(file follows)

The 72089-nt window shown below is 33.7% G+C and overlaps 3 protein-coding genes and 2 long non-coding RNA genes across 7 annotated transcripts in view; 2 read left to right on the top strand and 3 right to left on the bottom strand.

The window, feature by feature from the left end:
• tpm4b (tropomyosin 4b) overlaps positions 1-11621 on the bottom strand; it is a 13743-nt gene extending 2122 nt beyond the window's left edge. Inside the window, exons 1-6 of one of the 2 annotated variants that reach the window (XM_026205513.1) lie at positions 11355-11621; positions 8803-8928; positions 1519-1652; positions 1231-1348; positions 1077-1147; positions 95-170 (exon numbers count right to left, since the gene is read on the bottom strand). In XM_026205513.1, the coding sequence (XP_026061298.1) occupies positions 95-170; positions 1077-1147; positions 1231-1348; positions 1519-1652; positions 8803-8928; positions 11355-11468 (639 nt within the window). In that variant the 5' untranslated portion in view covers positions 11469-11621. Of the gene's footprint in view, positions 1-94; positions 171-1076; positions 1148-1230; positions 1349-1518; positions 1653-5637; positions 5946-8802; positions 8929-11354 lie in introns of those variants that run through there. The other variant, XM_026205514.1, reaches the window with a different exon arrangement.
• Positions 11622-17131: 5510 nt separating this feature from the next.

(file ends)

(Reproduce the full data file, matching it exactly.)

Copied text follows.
The 72089-nt window shown below is 33.7% G+C and overlaps 3 protein-coding genes and 2 long non-coding RNA genes across 7 annotated transcripts in view; 2 read left to right on the top strand and 3 right to left on the bottom strand.

The window, feature by feature from the left end:
• tpm4b (tropomyosin 4b) overlaps positions 1-11621 on the bottom strand; it is a 13743-nt gene extending 2122 nt beyond the window's left edge. Inside the window, exons 1-6 of one of the 2 annotated variants that reach the window (XM_026205513.1) lie at positions 11355-11621; positions 8803-8928; positions 1519-1652; positions 1231-1348; positions 1077-1147; positions 95-170 (exon numbers count right to left, since the gene is read on the bottom strand). In XM_026205513.1, the coding sequence (XP_026061298.1) occupies positions 95-170; positions 1077-1147; positions 1231-1348; positions 1519-1652; positions 8803-8928; positions 11355-11468 (639 nt within the window). In that variant the 5' untranslated portion in view covers positions 11469-11621. Of the gene's footprint in view, positions 1-94; positions 171-1076; positions 1148-1230; positions 1349-1518; positions 1653-5637; positions 5946-8802; positions 8929-11354 lie in introns of those variants that run through there. The other variant, XM_026205514.1, reaches the window with a different exon arrangement.
• Positions 11622-17131: 5510 nt separating this feature from the next.